Magnitude and frequency of bedload transport was examined in the Lainbach River, Bavaria, using magnetically tagged particles. During the study, 18 small to moderate events and one major event occurred. About 1 per cent of the flow period exceeded the entrainment threshold and at least once every year about 50 per cent of the tagged particles were mobile. Themajor event which occurred during the study period resulted in the deposition of a thick layer of sediment in parts of the channel and passive burial of most of the recovered particles. The step–pool pattern, which characterized the study site prior to the large event, was obliterated. However, the channel recovered quickly and has returned to a new step–pool pattern. The event changed the boundary conditions by increasing the availability of loose sediment and creating higher river‐bed slopes in reaches between breached check dams. As a result, movement of individual particles measured for events of both the same magnitude and duration, occurring before and after the large event, yielded different values. For events which occurred after the large event, the range and the mean distance of movement were about ten times higher.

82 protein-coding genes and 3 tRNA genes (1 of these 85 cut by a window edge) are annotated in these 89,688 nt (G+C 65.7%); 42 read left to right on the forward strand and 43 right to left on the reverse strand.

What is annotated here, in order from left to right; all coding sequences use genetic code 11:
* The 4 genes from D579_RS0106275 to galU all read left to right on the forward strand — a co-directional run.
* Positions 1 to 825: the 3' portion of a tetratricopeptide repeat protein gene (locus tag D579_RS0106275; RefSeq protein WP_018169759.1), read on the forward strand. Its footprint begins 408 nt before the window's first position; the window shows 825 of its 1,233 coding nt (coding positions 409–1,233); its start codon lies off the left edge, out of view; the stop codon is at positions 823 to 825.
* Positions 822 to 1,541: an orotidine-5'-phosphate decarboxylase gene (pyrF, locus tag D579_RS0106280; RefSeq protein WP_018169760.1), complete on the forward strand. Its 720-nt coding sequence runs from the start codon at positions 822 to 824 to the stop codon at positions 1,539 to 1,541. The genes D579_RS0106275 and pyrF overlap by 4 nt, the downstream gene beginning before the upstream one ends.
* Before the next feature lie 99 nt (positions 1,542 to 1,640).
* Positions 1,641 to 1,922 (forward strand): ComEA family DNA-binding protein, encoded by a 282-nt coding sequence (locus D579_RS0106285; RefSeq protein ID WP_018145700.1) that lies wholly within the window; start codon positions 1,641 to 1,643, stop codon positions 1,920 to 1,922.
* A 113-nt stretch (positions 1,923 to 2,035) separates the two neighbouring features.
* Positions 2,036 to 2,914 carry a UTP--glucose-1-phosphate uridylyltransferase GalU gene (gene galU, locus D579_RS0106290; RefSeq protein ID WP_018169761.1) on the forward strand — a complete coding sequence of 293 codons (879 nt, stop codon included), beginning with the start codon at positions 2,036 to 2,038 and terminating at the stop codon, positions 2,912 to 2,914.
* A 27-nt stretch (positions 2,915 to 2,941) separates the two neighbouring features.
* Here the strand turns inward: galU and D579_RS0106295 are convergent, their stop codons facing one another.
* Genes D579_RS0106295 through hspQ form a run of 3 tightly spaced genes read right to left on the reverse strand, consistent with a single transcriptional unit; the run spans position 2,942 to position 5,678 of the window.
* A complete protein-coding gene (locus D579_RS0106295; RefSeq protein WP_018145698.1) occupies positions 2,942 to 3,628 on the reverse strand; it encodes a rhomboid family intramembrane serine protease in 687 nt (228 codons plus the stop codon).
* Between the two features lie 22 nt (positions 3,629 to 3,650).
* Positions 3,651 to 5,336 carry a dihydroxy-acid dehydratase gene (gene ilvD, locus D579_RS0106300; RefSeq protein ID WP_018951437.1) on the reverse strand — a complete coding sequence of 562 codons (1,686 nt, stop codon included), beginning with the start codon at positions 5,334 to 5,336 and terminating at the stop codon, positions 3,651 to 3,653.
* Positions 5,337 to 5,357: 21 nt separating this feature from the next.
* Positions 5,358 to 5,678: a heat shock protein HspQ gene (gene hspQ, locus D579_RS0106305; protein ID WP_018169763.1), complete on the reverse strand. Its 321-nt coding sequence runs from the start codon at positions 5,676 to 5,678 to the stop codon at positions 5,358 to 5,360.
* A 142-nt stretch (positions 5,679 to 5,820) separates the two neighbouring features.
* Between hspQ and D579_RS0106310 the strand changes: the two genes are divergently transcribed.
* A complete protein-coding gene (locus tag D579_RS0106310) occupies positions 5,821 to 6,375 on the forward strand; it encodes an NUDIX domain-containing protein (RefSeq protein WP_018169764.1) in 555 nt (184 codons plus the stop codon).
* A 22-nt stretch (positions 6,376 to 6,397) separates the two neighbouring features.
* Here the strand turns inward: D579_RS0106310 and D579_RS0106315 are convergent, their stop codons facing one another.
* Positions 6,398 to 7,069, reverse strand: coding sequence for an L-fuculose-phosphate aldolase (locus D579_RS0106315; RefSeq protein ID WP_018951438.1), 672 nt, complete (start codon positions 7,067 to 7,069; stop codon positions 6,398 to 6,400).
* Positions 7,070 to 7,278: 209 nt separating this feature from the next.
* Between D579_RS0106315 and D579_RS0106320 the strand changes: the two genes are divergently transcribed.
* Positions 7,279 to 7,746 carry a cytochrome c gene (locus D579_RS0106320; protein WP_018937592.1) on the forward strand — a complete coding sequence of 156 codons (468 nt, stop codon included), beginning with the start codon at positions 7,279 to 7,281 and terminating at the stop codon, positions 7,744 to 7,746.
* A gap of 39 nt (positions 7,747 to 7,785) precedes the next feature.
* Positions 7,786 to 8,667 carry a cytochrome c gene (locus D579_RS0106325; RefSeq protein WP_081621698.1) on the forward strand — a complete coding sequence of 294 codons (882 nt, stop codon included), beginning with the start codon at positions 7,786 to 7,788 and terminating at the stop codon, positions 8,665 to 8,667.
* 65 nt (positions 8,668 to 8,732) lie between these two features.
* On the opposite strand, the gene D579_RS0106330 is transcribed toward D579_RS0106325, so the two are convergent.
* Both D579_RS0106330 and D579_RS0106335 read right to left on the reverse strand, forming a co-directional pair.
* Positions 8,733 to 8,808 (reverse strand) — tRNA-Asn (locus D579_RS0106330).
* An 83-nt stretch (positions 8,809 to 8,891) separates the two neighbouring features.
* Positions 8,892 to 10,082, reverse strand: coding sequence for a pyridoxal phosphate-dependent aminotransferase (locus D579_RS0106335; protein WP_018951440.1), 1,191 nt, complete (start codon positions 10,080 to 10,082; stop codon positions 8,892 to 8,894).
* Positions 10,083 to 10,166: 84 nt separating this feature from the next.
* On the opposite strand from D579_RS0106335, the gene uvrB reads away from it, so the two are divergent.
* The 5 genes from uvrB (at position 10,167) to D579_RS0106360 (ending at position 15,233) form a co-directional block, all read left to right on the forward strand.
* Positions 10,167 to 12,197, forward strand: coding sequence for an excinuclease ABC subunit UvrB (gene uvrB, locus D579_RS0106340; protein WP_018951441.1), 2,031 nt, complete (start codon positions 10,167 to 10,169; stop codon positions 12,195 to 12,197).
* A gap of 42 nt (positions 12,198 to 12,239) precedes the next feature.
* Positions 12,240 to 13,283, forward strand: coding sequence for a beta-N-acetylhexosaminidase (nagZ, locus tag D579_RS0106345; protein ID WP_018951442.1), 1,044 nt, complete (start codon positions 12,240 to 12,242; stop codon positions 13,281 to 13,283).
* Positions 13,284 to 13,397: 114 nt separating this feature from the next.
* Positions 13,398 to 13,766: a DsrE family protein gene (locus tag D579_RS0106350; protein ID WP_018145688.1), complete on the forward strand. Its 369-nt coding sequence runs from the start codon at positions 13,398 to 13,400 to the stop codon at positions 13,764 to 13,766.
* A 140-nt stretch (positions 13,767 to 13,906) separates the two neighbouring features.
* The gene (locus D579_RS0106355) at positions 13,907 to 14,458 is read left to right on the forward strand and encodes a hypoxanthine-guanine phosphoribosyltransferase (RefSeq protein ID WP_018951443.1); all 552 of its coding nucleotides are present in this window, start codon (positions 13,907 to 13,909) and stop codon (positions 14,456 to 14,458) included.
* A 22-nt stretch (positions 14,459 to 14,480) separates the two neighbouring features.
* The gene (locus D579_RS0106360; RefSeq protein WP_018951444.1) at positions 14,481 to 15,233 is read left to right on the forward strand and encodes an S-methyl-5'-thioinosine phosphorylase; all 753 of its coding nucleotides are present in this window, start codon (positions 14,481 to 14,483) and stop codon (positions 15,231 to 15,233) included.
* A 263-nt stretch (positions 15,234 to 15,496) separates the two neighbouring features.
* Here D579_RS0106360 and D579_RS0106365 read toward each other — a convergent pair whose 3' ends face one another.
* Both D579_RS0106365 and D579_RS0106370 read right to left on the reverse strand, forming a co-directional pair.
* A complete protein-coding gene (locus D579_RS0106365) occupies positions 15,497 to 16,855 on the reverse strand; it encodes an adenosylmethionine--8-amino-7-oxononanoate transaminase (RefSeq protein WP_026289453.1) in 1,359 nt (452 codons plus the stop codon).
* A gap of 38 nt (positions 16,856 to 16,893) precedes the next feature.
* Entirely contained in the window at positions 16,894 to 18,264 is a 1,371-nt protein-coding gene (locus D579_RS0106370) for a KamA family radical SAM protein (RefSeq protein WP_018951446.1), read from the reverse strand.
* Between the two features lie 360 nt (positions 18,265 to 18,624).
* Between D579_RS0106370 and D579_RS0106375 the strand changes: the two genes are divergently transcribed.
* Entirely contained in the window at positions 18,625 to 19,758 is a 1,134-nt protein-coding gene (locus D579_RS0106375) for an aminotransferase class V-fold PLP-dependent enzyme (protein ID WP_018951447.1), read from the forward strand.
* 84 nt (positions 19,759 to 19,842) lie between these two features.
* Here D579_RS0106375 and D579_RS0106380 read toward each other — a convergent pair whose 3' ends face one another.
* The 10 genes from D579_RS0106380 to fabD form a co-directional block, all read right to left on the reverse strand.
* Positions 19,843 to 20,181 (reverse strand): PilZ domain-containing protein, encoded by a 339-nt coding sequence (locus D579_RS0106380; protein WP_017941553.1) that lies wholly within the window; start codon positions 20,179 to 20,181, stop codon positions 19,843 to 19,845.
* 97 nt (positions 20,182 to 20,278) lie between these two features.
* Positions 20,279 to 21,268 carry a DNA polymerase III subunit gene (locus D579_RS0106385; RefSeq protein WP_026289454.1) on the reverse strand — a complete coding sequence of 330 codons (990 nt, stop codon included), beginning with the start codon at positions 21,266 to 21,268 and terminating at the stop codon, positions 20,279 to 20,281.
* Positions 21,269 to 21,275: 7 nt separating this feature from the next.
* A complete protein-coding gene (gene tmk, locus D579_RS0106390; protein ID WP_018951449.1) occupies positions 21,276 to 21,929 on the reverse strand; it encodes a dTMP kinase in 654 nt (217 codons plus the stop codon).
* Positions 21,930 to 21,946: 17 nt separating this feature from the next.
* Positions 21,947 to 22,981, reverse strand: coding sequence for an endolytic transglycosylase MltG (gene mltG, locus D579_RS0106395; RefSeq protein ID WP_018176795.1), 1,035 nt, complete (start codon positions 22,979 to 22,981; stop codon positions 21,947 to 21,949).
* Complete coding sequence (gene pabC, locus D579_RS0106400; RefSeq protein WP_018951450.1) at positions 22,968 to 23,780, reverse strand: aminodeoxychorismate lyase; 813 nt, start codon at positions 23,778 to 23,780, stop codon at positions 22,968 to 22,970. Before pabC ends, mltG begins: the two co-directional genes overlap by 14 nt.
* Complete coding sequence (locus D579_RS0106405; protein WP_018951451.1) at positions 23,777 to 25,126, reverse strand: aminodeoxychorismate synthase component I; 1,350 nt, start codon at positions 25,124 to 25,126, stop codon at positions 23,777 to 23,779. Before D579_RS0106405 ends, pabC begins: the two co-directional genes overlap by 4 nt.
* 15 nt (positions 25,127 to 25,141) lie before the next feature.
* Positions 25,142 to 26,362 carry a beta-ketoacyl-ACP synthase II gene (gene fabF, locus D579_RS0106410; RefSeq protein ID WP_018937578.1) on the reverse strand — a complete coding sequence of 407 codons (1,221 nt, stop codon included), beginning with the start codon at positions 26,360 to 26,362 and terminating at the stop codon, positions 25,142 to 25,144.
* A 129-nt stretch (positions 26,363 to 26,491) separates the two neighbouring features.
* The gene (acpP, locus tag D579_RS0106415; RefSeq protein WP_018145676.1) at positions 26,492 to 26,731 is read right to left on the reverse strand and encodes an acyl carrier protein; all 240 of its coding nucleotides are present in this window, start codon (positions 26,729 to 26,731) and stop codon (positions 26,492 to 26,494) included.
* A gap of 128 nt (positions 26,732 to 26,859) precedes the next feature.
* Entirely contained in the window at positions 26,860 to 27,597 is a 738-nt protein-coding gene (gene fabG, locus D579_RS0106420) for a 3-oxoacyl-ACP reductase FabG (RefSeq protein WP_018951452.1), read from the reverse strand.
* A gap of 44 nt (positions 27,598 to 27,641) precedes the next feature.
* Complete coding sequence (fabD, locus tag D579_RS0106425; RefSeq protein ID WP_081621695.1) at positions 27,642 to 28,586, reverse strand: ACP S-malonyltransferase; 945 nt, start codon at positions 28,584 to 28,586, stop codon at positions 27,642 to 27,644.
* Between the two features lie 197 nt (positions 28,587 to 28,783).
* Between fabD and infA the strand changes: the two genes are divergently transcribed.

Earth Surface Processes and Landforms – Wiley
Published: May 1, 1996
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